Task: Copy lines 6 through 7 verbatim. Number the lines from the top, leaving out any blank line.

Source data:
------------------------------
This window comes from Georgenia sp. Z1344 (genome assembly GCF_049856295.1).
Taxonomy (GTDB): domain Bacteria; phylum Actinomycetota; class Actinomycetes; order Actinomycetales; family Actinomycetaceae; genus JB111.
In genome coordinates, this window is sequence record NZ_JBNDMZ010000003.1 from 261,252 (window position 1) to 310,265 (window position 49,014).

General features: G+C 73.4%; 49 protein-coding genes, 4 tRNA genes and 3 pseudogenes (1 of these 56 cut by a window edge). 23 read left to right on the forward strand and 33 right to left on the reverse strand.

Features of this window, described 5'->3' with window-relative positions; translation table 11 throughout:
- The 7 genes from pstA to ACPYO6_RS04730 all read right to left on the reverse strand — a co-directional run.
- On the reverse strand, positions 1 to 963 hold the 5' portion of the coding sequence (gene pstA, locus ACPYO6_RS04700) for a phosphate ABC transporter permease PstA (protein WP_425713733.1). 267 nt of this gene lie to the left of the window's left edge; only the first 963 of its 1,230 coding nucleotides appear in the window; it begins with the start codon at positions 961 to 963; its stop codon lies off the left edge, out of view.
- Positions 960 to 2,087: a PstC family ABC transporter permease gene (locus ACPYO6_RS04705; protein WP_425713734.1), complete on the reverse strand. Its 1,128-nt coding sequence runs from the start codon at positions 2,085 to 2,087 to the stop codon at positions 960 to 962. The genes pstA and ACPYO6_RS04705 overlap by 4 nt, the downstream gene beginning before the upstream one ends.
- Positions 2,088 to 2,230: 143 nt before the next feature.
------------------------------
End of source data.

- The 7 genes from pstA to ACPYO6_RS04730 all read right to left on the reverse strand — a co-directional run.
- On the reverse strand, positions 1 to 963 hold the 5' portion of the coding sequence (gene pstA, locus ACPYO6_RS04700) for a phosphate ABC transporter permease PstA (protein WP_425713733.1). 267 nt of this gene lie to the left of the window's left edge; only the first 963 of its 1,230 coding nucleotides appear in the window; it begins with the start codon at positions 961 to 963; its stop codon lies off the left edge, out of view.